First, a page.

UNT TAMS student named 2015 Barry M. Goldwater Scholar

Wednesday, April 15, 2015 - 15:07

DENTON (UNT), Texas -- Vishnu Dantu, a second-year student in the Texas Academy of Mathematics and Science at the University of North Texas, has been named a 2015 Barry M. Goldwater Scholar. UNT leads Texas universities in the number of Goldwater Scholars in math, science and engineering with 55 Goldwater Scholars named since 1996.

In his research, Dantu created a smartphone application for people with diabetes in which a smartphone camera analyzes the intensity of light wavelengths transmitted through a person's fingertip to measure real-time glucose levels.

"I wanted to create a convenient, painless and cost effective way for diabetics to measure their blood glucose levels," Dantu said. "Being able to explore my interests in science at UNT has been a great opportunity. It's very rare for a high school-age student to be able to take the types of classes that UNT offers. Whatever your interest is, UNT has something for you."

Goldwater awards are considered to be among the country's most prestigious scholarships awarded to students planning careers in mathematics, science and engineering. All college sophomores and juniors are eligible to compete for the scholarships, which will provide a maximum of $7,500 each year for one or two years to cover tuition, fees, books and room and board. Universities may nominate up to four students for the award, and students are chosen on the basis of their scientific research, grade point averages and other achievements.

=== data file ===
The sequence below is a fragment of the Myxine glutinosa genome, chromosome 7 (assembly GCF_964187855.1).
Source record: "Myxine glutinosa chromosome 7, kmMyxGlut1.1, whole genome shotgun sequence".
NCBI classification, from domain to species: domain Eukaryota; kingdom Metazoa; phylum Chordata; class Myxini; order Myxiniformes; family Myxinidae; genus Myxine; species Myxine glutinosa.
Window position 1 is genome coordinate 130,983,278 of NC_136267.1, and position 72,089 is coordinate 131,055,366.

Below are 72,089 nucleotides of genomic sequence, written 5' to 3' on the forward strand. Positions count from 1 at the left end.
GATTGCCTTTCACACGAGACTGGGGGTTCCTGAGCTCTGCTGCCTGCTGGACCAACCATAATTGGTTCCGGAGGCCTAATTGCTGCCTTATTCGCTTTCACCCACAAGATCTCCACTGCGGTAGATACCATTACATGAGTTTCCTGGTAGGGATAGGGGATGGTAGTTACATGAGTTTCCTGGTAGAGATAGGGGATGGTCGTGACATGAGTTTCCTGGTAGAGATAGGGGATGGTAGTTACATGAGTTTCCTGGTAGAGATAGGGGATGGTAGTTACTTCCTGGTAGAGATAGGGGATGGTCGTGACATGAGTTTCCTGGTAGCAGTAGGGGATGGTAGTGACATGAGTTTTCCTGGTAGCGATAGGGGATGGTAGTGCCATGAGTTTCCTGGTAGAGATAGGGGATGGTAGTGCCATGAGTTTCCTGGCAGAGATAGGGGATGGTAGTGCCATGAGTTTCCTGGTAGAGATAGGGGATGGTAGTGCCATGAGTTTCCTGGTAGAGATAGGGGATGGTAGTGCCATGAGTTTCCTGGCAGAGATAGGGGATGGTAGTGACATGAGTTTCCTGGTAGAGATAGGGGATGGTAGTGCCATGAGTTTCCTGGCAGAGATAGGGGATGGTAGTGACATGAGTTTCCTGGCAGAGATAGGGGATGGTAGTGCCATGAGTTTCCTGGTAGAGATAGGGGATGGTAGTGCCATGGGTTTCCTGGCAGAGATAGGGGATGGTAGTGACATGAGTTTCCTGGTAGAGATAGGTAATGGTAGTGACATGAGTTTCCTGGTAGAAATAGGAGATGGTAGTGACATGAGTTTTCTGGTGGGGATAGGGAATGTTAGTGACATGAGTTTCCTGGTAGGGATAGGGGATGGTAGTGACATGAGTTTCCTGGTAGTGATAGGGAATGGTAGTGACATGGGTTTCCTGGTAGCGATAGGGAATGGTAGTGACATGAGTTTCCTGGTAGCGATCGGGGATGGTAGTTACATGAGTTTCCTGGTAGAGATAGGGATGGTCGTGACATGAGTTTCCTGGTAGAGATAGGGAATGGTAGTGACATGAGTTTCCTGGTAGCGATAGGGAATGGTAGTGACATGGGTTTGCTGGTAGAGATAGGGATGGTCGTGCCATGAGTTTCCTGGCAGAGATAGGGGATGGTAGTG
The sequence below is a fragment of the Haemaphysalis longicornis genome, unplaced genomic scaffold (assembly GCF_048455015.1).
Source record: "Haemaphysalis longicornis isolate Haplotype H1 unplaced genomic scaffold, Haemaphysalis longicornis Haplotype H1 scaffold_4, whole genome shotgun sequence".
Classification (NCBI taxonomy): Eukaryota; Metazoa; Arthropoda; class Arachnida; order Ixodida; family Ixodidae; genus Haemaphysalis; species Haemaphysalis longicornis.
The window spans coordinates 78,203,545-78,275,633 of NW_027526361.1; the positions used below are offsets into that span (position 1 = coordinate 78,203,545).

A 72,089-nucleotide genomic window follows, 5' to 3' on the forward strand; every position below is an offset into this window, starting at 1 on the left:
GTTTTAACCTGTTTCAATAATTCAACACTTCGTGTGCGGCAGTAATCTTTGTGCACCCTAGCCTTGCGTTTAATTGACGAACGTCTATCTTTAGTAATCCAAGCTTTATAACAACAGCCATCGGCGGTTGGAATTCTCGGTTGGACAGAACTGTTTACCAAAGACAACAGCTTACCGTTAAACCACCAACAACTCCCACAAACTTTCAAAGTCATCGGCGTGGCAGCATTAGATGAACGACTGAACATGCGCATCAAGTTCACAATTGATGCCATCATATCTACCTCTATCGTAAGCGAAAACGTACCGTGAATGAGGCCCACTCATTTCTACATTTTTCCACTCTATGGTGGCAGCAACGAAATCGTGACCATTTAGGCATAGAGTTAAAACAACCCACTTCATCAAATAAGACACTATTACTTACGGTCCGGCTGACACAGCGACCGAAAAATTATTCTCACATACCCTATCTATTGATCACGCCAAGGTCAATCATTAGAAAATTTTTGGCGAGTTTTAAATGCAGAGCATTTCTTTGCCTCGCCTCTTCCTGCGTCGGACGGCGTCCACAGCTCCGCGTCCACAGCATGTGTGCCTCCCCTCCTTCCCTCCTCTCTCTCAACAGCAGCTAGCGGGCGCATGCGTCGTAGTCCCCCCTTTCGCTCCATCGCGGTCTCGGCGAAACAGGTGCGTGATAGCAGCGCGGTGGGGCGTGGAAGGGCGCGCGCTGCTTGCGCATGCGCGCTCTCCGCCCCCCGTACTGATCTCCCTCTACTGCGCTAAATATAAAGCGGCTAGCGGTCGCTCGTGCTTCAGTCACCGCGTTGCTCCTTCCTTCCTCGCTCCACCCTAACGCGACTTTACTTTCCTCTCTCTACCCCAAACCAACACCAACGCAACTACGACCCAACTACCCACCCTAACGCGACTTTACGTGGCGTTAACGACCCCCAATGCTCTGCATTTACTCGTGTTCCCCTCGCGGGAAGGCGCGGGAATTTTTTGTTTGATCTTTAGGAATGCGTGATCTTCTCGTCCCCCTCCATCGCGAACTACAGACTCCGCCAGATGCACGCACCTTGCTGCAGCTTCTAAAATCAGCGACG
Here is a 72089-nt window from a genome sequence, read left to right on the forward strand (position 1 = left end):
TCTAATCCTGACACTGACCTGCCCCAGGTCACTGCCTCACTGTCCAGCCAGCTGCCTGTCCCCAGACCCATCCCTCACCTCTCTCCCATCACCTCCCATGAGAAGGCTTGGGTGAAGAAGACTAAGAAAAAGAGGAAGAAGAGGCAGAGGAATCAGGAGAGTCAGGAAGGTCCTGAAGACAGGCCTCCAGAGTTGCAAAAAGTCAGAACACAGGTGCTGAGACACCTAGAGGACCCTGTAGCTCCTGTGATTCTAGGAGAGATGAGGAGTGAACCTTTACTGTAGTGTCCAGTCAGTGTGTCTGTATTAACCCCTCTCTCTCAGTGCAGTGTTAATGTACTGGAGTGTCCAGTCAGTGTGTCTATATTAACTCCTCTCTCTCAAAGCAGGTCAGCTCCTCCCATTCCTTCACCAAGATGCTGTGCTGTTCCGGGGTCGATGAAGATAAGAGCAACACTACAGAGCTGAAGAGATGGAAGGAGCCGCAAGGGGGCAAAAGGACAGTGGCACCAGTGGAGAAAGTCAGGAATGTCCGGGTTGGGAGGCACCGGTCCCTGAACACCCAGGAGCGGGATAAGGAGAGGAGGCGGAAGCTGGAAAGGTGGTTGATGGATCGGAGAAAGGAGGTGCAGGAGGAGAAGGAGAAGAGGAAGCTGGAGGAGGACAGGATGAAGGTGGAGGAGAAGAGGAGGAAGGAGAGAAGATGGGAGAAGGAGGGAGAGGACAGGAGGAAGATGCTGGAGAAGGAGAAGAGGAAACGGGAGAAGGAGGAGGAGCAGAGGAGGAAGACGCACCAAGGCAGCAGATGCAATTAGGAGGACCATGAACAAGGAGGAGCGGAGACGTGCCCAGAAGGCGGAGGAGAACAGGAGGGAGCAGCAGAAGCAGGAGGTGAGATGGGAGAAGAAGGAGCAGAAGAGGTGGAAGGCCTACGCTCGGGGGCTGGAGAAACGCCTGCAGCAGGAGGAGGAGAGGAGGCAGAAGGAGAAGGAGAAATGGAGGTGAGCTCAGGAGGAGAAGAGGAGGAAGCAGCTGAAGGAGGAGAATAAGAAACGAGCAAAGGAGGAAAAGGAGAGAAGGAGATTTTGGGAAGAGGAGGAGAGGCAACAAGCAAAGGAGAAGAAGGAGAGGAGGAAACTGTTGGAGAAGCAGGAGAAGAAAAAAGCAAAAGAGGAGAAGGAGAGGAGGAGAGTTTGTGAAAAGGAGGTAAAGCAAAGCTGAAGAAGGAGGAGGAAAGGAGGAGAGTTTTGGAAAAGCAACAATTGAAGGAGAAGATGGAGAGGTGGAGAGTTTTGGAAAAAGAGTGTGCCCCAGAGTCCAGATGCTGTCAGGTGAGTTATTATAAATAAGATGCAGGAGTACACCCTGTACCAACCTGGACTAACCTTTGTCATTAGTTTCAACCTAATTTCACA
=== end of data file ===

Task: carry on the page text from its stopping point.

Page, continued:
Three UNT TAMS students also were named 2015 Goldwater Honorable Mentions:

  • Anushree Agrawal researched p53, a mutated tumor suppressor found in the majority of cancers. Agrawal's research could lead to better and more individualized treatments for patients who have cancers with certain mutations.
  • Michael Hashe designed a flow cell to deposit corrosion-resistant coatings for use in anaerobic environments. These coatings could protect metal components in bridge supports, docks and other under-water structures.
  • Tiffany Jiang researched bone powders, via X-ray analysis, to help examine ancient human remains that have been contaminated by heavy metals. Her work can help investigators collect DNA that otherwise would have been uncollectable.

UNT News Service
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